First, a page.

US equities were weaker Tuesday, with the S&P 500 falling 0.5%; European equities did better, Asia was mixed and US 10Y treasury yields fell 5bps to 0.61%. And the front contract WTI oil was down 3.4% in another volatile session amid the concerns of storage capacity.
A positive start to the week supported by the reopening of economies around the globe and central banks pledging to monetize all debt fizzled out in a ticker-tape of red. Stock market leadership – including the technology darlings Facebook, Amazon and Netflix – scrunched as a combination of earnings letdowns and a gnarly drop in US consumer confidence, provided the "bitter pill."
The news flow elsewhere has been generally limited. But amid concerns about supply-chain disruptions hampering food supply chains, President Trump may invoke the Defense Production Act to compel meat-processing plants to remain open. The French and Spanish governments provided a detailed plan to ease lockdown restrictions, with a range of businesses allowed to reopen in France on May 11 and Spain detailing a four-stage process over the next two months.
The whole idea of returning to work has aroused the fancy of many an investor. And while no one expects the global economy to immediately time shift back to January 2020, market reopenings are positive. But roads less traveled these days are bound to be fraught with numerous potholes, none more so when economic reality checks set in entering the month-end portfolio rebalancing period ahead of the most prominent policy setting central banks, the FED and ECB, set to deliver what will likely be a sombre but hopefully sobering outlook.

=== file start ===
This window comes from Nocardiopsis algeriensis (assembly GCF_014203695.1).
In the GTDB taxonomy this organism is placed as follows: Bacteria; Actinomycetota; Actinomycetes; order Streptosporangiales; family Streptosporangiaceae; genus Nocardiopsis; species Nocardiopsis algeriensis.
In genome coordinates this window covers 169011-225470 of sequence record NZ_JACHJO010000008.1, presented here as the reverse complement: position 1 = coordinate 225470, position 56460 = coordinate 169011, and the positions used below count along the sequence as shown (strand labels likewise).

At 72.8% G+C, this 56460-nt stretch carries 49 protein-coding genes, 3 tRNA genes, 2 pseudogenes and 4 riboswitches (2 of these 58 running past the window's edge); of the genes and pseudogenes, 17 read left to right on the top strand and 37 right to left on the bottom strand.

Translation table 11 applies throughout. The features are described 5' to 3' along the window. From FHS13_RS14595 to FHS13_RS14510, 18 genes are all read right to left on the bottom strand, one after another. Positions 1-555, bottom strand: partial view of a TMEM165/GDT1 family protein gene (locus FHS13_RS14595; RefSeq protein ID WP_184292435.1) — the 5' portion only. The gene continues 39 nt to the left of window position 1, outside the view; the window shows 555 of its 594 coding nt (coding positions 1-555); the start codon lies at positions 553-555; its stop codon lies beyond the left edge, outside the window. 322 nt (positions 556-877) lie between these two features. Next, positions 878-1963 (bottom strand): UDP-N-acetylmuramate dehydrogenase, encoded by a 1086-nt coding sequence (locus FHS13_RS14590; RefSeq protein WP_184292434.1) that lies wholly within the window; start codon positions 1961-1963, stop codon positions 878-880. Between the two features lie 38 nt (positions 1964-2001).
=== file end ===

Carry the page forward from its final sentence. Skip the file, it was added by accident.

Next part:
Over the next few weeks, markets are going to struggle for direction while the debate over easing lockdown restrictions continues. Fundamentally, investors are caught in the same pickle as governments who have to balance the economic risks with the chances of the second round of infections. Until there’s some way to ease lockdown restrictions without the specific risk of a secondary spreader, expect the market to remain stuck in the current range or even possibly a more extensive downside range until the full course of exit strategies plays out.
Honestly – and I’m a buyer – I was utterly perplexed by yesterday's inexplicable move through the SP500 2900 level.
Before I turned the machine off last night (I’m tuning out of the market now at 5pm religiously and focusing on family life 100%) I’d resigned myself to the fact that we’re in for an unprecedented level of uncertainty going forward as economies reopen to the reality of gloomy hard data suggesting markets will struggle for a steer more times than not.
Last night’s shift in the market darling's sentiment suggests the never-ending debate will ebb on whether a handful of mega-cap stocks supporting the market will catch down to their laggard peers or if the inverse plays out.
Many of the recent outperformers were market darlings before the corona crisis. Still, one worrying concern is investor crowding as the tech giants' recent gains have led to a surge in already-elevated market accumulations.
While this week’s SP500 bounce through 2900 provided excellent optics, under the hood activity remains super thin, with most sector’s trading volumes down 35% versus average with the buying splurge dominated by perma bids in the macro community.
It was hardly a resounding vote of confidence with the stocks rallying on the narrow market breadth and weak participation. Which, on the surface, suggests if you’re buying and holding shares at the current levels, you’ll probably need to have the patience of Jobe to see this one through.
As expected, it was another rough week in the oil pits.
Although the Brent June contract expires on Thursday (July trading at >$23/bbl), it was the front-month WTI that set the tone once again. That dramatic move in June US oil appeared to be mainly because of a change in the exposure in the USO ETF, reducing its prompt exposure and shifting money further along the curve.